I went up to see the guy who found Olly in his workshop (in an old barn) today. The pigeons had nested on the beam, and the guy – I’ll call him Alan – hadn't wanted them there, but didn’t feel it would be fair to disturb a nest. The eggs hatched in December some time, and the parent birds could get in and out through the open work shop doors during the working day, and through various big cracks and openings at other times. The open drums that Alan stores the used oil in were (and still are) directly underneath the nest. I reckon that Olly took his first unsteady flight or just plummeted straight into the oil. The oil drums are behind other things and it was only by chance Alan saw, and rescued Olly. I do hope he covers the oil drums now, but I don’t count on it. You can’t expect a motor mechanic to feel the same about bird safety as I do!
This lunchtime, as my husband was leaving the garden, we found the results of another sparrowhawk attack by the gate – inches from where Flash died. The victim this time was another lovely big white male dove (unringed). He was still warm, and it had obviously happened while we were sitting in the kitchen having lunch. What can I say? It wasn’t the same as Flash, who I was particularly fond of , but I feel so sorry for these birds. If I wasn’t feeding them, they wouldn’t be here and the hawk wouldn’t come..... but they need to eat.... and so does the hawk... it’s vicious circle, never a truer word was said! Later that afternoon, the hawk came again, and chased the doves, but they got away. I felt it was being a bad day, shut Jose up straight away and much earlier than usual. How can I let Olly free in these circumstances? I can’t. He is too young, too timid and would be gobbled up straight away.
Tue 31st – There was a frost this morning. Charlie (sparrowhawk pigeon) came today. Seems slow, but protected by the flock, he is still going!
1st Feb- Even colder today, the wind is icy. The sparrowhawk was actually on it’s kill in my flower bed when I came home from shopping. Shame I came home at the moment, as obviously opening the gate scared it away and it hadn’t eaten very much of the bird. A pigeon, with wings like Charlie’s and in fact at first I thought it was Charlie until I saw there was no ring. Charlie turned up again later, with the flock. I left the poor pigeon where it was to see if the hawk came back and it did about three hours later! Once the dove/pigeon is dead it just becomes part of the food chain, so better that the hawk eats its fill. I hate all this killing, but there will always be hawks, and there will always be pigeons, and I have to accept it. Anything I used to scare away the hawk would also scare the doves and pigeons. I found this which I thought put the situation well - It's a piece called Oh No There's a Hawk at my Feeder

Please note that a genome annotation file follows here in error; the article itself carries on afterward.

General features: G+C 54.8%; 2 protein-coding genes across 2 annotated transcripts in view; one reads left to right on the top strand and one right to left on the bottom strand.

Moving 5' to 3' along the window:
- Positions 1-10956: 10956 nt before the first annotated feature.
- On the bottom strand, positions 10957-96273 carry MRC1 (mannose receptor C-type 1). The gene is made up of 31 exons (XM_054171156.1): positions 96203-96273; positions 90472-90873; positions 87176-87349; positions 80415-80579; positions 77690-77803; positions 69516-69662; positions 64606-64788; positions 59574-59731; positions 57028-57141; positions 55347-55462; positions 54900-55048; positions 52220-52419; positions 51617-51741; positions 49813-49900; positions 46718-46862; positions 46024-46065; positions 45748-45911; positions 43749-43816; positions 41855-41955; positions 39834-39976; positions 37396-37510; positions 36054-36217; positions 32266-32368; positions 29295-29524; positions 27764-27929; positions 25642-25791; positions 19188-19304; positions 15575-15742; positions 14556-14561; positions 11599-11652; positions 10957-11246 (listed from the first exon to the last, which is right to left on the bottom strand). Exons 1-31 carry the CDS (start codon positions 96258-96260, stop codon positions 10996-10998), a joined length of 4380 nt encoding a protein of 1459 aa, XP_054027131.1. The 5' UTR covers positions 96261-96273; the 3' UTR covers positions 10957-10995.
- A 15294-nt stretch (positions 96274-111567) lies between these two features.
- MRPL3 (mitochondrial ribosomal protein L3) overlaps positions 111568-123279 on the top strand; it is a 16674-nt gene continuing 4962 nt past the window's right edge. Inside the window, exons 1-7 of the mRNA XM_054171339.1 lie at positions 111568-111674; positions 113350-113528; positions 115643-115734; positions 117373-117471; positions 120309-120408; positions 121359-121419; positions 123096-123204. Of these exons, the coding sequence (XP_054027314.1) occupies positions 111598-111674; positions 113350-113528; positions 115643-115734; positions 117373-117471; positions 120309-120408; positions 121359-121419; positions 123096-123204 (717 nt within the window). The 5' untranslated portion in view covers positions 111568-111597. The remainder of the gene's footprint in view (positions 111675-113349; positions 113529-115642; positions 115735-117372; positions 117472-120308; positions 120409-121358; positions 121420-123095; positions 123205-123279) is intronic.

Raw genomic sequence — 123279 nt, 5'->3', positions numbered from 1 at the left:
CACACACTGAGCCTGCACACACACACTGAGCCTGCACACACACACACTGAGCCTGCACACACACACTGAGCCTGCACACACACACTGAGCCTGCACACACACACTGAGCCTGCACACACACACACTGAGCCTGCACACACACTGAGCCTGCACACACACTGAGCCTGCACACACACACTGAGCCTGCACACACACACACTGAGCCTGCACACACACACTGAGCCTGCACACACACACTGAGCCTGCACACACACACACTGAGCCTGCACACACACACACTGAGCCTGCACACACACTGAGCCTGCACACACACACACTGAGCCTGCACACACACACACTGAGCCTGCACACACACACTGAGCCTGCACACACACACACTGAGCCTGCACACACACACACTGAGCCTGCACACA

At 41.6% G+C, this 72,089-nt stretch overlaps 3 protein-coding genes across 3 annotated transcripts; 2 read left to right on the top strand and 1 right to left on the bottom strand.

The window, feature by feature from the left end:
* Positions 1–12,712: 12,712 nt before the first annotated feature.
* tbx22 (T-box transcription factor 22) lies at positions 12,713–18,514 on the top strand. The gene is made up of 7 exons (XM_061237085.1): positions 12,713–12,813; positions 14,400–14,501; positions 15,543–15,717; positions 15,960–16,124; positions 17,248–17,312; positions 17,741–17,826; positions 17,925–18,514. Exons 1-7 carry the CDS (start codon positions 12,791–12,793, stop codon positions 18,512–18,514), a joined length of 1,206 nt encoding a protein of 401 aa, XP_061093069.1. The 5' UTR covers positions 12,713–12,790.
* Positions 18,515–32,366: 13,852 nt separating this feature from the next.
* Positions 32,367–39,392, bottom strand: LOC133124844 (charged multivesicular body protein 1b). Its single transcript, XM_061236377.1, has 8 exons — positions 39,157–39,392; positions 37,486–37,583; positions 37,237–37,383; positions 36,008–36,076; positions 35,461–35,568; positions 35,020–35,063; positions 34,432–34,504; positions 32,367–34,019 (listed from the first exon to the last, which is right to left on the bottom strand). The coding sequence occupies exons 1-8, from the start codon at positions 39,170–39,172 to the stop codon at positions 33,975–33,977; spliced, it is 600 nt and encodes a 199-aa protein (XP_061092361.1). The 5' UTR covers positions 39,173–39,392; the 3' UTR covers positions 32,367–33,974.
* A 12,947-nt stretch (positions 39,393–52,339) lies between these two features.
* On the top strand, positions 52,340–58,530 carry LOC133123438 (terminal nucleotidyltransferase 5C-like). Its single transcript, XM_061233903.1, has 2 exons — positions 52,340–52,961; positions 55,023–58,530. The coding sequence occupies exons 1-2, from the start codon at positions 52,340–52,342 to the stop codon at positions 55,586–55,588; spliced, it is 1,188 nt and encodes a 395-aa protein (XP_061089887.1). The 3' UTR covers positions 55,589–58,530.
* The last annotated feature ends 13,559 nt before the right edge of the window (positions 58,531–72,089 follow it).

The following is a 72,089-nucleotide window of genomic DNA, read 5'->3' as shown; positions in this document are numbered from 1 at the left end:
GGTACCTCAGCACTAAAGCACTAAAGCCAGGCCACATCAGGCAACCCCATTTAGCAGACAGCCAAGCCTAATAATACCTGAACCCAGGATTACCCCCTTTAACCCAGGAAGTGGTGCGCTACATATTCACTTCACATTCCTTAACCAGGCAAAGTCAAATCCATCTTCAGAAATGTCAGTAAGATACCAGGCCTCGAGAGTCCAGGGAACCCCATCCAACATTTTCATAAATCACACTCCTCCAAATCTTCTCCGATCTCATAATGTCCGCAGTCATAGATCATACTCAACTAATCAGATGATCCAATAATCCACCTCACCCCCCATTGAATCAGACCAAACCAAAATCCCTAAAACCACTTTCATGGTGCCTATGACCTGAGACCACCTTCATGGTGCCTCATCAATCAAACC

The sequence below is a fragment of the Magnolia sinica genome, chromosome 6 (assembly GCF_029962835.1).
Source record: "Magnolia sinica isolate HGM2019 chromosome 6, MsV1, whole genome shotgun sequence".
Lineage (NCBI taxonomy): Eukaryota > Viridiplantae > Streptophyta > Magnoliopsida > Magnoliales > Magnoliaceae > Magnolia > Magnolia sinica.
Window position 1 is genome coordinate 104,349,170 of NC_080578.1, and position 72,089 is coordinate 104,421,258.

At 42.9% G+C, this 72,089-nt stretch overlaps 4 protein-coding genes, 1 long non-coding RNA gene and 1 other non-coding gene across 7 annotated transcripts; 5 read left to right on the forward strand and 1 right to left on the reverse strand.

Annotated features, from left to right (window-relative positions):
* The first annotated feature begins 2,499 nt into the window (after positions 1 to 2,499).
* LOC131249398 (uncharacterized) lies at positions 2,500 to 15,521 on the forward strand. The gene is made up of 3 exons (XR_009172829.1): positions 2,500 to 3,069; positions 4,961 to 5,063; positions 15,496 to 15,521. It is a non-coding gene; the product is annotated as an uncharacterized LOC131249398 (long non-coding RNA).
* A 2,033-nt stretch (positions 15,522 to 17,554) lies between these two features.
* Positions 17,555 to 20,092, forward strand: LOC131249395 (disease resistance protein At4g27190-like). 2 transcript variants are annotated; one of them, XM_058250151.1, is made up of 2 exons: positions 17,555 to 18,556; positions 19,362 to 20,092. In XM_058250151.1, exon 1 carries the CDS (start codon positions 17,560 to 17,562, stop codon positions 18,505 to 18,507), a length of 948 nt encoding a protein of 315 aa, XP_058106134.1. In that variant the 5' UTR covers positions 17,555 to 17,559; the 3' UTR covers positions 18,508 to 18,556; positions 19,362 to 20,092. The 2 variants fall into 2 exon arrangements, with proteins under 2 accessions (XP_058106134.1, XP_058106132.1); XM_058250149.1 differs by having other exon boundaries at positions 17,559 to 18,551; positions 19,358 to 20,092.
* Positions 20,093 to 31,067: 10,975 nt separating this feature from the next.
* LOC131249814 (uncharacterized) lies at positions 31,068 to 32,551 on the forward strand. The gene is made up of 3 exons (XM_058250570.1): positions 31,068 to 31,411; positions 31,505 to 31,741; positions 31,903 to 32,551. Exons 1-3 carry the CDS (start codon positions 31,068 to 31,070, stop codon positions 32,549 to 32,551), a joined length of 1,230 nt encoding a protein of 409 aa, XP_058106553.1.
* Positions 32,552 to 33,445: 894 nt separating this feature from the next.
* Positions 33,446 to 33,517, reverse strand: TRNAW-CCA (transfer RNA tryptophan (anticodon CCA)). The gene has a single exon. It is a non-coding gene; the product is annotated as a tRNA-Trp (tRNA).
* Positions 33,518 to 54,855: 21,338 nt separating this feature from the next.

I have decided that I will transfer Olly from the crate, which comes in at night, to the hospital so he gets used to living totally outside. But the weather conditions through Feb are indicating to be very cold so I’m not sure when I will do this. He is desperate to get out but I don’t feel he is strong enough yet. I had another look today at the sore on his back, and it’s scabbed over but not totally healed.
Out of interest I counted the doves and pigeons at one point on the roof – 29 white doves, and 64 mixed pigeons, one or two brown, and the main grey, dark grey and nearly black. It’s a large flock, and that wasn’t probably all of them, but if the hawk kills a pigeon a day, or every two days, they won’t last long.
2nd Feb – Extremely cold and I had to be out all day, so Olly stayed in his crate in the conservatory, and Jose had the cage up on the hutch. I am getting almost nervous of coming back to my own garden in case the hawk has left her gory calling card. There were grey pigeon feathers by the gate, but no body. If I stopped feeding the doves and pigeons now, with the weather so coldand natural food scarce, it would be cruel so that's not an option. I suppose I shouldn't have saved Charlie - I should just've let the hawk have him - but I know that every time my heart will rule my head, and if I see the hawk, and can save the pigeon, I will do so - right or wrong. To be cont.


Lesa said...

The only time I didn't interfere with a "predator" bird, if I think I can save a life, was when two eagles took two of our mallard ducks. The eagles were not intimidated by us or our car and we got quite close. It was too late to save the ducks, so we let the eagles eat. I think those eagles may have been raised in a rescue or other wildlife center because of their lack of fear. We walked within a foot of those big birds and they never lifted! I also believe they'd been fed chicken, ours their intended target, but the ducks were slower.

I'm so glad Olly is doing so well. I've heard your weather this week has been very cold, so I think you're wise to keep him close for awhile longer.

As always, I enjoyed reading about your garden and your birds. Have a wonderful week!

Fennie said...

Fascinating story, Faith. Almost a novel. All the comings and goings. Your pigeons and doves seem like real characters. It's the naming I suppose.

Faith said...

Gosh Lesa, at least I don't have eagles to contend with!

CAMILLA said...

I am going to name you Saint Faith, for that is what you are dear Faith, a saint looking after and caring for your darling birds.

Terribly cold at the moment and I think you are very wise Faith to keep little Olly near by with you a while longer.

I usually see the Pigeons outside my window most days but only saw the Blackbirds and Robins today, put out lots of seeds and brown bread for them.